Recently I visited the Nintendo offices in NYC to try out several of their upcoming holiday titles, including the highly anticipated Super Smash Bros. for Wii U. I was also able to get a closer look at some of the Amiibo figurines and even snap some pictures.
When I first arrived, the representatives immediately had me dive me into eight-player Smash, which is actually its own mode. I played most of the matches using the Gamecube controller, specifically the awesome special edition Super Smash Bros. one:
After selecting our characters (while the open slots were delegated to CPUs), the process of choosing a stage brought us to a menu filled with quite a few greyed-out stages; this is due to some arenas’ size not being able to accommodate the sheer amount of players. Certain stages, such as Battlefield, have an alternative design custom made for eight players.
Naturally once the battle began, chaos reigned and my eyes could barely keep track of the action — this was with a minimal amount of items and the Smash Ball enabled to boot. I couldn’t imagine the consequences of having all items turned on at normal frequencies at once.
The best strategy I found is simply to track your character as it moves along the stage, because there’s very little that can be done to battle against every single character competitively. Honestly, this mode is built more as a fun battle-royal type match-up than for anything remotely resembling tournament play.
We then delved into a deeper play session involving the Amiibos and how they factor into Smash for Wii U. Amiibos are used to store data from the character that the figure corresponds to. In order to use an Amiibo, you must scan it using the NFC function built in the Gamepad (you have to hold down the figure for a few seconds to stabilize it during the process):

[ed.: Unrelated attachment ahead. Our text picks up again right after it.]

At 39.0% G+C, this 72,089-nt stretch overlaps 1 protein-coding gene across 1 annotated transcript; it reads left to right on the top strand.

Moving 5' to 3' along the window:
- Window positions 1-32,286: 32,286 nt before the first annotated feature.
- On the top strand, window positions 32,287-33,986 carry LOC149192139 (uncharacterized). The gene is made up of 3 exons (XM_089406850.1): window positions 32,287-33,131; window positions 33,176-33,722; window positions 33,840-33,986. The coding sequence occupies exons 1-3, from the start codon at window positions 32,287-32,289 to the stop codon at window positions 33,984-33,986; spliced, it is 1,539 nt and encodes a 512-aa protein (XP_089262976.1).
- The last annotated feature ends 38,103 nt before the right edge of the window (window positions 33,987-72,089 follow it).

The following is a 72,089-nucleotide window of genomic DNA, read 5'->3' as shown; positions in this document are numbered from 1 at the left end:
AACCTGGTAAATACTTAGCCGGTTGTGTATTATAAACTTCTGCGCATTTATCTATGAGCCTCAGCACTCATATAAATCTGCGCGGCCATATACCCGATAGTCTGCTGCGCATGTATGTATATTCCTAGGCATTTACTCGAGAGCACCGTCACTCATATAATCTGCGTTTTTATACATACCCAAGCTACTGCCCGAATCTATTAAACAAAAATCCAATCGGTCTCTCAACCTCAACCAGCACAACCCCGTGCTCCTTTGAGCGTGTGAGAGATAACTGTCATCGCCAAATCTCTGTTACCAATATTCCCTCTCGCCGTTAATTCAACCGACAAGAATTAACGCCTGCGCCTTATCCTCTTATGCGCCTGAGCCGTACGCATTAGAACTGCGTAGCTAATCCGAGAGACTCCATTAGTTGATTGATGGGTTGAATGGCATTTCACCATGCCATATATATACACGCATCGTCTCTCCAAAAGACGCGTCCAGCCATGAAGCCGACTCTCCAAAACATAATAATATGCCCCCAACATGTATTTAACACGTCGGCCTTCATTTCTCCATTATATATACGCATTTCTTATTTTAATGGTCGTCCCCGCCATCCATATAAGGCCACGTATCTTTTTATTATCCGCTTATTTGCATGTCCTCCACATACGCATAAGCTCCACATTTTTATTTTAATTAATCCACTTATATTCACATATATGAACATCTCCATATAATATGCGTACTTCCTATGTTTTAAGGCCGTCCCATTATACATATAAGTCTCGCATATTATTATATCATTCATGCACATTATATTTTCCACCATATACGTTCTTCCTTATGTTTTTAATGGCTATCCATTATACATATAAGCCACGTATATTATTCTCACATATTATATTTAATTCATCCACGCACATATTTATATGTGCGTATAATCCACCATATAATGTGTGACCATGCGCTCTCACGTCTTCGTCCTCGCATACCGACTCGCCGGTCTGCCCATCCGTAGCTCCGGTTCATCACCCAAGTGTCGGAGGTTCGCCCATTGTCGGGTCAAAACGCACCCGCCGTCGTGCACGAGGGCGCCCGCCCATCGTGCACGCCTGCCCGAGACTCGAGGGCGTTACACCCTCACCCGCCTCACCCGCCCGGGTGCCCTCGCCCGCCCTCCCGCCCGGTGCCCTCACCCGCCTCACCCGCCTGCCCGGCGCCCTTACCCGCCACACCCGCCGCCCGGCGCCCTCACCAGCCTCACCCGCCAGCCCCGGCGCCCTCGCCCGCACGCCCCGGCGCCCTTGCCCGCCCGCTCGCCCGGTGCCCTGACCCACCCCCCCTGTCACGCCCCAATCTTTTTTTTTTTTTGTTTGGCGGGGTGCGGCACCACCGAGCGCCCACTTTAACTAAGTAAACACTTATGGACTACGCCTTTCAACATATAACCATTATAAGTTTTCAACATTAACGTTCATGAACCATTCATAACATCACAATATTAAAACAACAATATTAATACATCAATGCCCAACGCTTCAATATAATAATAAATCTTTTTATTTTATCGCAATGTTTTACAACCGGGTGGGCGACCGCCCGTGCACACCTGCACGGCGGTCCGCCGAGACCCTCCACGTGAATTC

Once that’s done, you take the little fella out and either train it yourself in one-on-one matches or pit it against you and other live humans/CPU players. The Amiibo levels up during battle and the AI begins to pick up battle traits based on the kind of moves you use on it. For instance, the representatives showed me a Pikachu Amiibo they specifically trained to be a speedster type, which was accomplished by both the aforementioned move training and through stat increases.
You increased your Amiibo’s stats by feeding it equipment awarded after battle to either Attack, Defense or Speed; focusing on one stat, however, will cause another stat to fall. Coming back to the Pikachu figure I mentioned before, though its speed was abnormally high, its attack stat was in the negatives due to this principle. Overall, each Amiibo maxes out at level 50 but still continues to learn moves even after.
To test out the figurines in battle, I scanned the Mario Amiibo and then played against it and two representatives in a four-player battle. At first Mario’s AI was weak and used little strategy, but as he leveled up during the match the AI improved along with him. After each battle, you must rescan the Amiibo to save any data gathered during the match. Amiibo data can even be saved on different systems, so players can feel free to strengthen the figure anywhere they like.